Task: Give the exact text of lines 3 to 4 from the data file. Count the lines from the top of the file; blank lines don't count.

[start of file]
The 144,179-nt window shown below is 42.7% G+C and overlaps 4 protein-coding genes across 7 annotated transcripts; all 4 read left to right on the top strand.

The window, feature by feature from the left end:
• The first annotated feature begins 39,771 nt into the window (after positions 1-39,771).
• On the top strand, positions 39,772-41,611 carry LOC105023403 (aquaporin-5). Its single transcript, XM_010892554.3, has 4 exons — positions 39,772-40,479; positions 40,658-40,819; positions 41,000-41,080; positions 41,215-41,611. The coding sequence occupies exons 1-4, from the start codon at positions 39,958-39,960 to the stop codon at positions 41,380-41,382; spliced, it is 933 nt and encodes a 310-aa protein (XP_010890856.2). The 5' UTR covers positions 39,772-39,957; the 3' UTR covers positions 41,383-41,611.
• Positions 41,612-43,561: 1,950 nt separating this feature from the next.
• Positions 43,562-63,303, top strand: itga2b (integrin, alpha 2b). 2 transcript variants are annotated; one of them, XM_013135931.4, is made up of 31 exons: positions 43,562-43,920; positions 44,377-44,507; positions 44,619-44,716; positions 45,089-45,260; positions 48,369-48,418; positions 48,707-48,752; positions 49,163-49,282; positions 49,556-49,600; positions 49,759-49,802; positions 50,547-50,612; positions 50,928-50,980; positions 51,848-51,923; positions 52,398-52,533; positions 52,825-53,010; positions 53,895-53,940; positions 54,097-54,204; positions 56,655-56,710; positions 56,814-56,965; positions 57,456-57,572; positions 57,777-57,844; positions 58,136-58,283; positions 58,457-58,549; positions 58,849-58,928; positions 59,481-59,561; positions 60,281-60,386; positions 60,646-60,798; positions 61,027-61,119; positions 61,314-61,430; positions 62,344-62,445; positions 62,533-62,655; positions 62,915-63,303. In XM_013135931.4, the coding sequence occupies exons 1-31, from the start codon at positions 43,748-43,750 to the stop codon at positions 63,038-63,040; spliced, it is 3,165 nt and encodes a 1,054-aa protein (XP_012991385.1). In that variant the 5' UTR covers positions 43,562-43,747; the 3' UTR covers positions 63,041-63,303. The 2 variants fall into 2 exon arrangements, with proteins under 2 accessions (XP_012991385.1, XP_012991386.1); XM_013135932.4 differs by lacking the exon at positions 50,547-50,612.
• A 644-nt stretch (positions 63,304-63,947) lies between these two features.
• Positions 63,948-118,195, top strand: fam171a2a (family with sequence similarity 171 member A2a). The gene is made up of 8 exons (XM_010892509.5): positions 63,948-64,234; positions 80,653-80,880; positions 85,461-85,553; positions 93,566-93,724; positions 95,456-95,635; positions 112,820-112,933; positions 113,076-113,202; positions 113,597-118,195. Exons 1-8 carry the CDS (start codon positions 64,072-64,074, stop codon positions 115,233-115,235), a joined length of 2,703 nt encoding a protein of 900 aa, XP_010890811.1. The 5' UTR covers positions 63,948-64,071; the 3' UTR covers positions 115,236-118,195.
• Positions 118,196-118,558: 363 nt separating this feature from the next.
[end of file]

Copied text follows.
• The first annotated feature begins 39,771 nt into the window (after positions 1-39,771).
• On the top strand, positions 39,772-41,611 carry LOC105023403 (aquaporin-5). Its single transcript, XM_010892554.3, has 4 exons — positions 39,772-40,479; positions 40,658-40,819; positions 41,000-41,080; positions 41,215-41,611. The coding sequence occupies exons 1-4, from the start codon at positions 39,958-39,960 to the stop codon at positions 41,380-41,382; spliced, it is 933 nt and encodes a 310-aa protein (XP_010890856.2). The 5' UTR covers positions 39,772-39,957; the 3' UTR covers positions 41,383-41,611.